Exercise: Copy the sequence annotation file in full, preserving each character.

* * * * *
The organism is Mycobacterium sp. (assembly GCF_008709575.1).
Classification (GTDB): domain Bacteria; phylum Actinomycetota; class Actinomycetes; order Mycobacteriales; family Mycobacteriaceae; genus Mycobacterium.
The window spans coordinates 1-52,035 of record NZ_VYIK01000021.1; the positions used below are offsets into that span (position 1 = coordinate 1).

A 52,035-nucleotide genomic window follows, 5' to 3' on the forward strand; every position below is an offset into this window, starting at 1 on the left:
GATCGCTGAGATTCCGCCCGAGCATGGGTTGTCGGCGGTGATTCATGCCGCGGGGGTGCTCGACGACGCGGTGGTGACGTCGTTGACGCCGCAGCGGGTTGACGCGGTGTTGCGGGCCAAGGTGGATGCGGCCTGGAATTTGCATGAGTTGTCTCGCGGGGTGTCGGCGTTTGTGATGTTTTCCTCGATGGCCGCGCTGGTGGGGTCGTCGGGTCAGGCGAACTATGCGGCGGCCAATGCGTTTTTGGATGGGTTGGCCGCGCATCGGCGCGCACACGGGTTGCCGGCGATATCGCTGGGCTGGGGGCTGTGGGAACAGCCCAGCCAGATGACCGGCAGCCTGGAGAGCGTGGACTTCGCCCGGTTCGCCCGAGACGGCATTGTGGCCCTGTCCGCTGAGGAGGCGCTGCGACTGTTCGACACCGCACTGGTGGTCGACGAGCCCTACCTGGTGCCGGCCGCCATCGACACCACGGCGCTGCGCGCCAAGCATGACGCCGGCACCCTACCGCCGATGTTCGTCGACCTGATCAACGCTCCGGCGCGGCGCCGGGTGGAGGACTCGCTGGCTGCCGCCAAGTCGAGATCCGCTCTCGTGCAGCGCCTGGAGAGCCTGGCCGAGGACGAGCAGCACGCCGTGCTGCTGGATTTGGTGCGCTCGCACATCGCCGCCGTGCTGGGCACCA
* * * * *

The organism is Mycobacterium sp. (assembly GCF_008709575.1).
Classification (GTDB): domain Bacteria; phylum Actinomycetota; class Actinomycetes; order Mycobacteriales; family Mycobacteriaceae; genus Mycobacterium.
The window spans coordinates 1-52,035 of record NZ_VYIK01000021.1; the positions used below are offsets into that span (position 1 = coordinate 1).

A 52,035-nucleotide genomic window follows, 5' to 3' on the forward strand; every position below is an offset into this window, starting at 1 on the left:
GATCGCTGAGATTCCGCCCGAGCATGGGTTGTCGGCGGTGATTCATGCCGCGGGGGTGCTCGACGACGCGGTGGTGACGTCGTTGACGCCGCAGCGGGTTGACGCGGTGTTGCGGGCCAAGGTGGATGCGGCCTGGAATTTGCATGAGTTGTCTCGCGGGGTGTCGGCGTTTGTGATGTTTTCCTCGATGGCCGCGCTGGTGGGGTCGTCGGGTCAGGCGAACTATGCGGCGGCCAATGCGTTTTTGGATGGGTTGGCCGCGCATCGGCGCGCACACGGGTTGCCGGCGATATCGCTGGGCTGGGGGCTGTGGGAACAGCCCAGCCAGATGACCGGCAGCCTGGAGAGCGTGGACTTCGCCCGGTTCGCCCGAGACGGCATTGTGGCCCTGTCCGCTGAGGAGGCGCTGCGACTGTTCGACACCGCACTGGTGGTCGACGAGCCCTACCTGGTGCCGGCCGCCATCGACACCACGGCGCTGCGCGCCAAGCATGACGCCGGCACCCTACCGCCGATGTTCGTCGACCTGATCAACGCTCCGGCGCGGCGCCGGGTGGAGGACTCGCTGGCTGCCGCCAAGTCGAGATCCGCTCTCGTGCAGCGCCTGGAGAGCCTGGCCGAGGACGAGCAGCACGCCGTGCTGCTGGATTTGGTGCGCTCGCACATCGCCGCCGTGCTGGGCACCA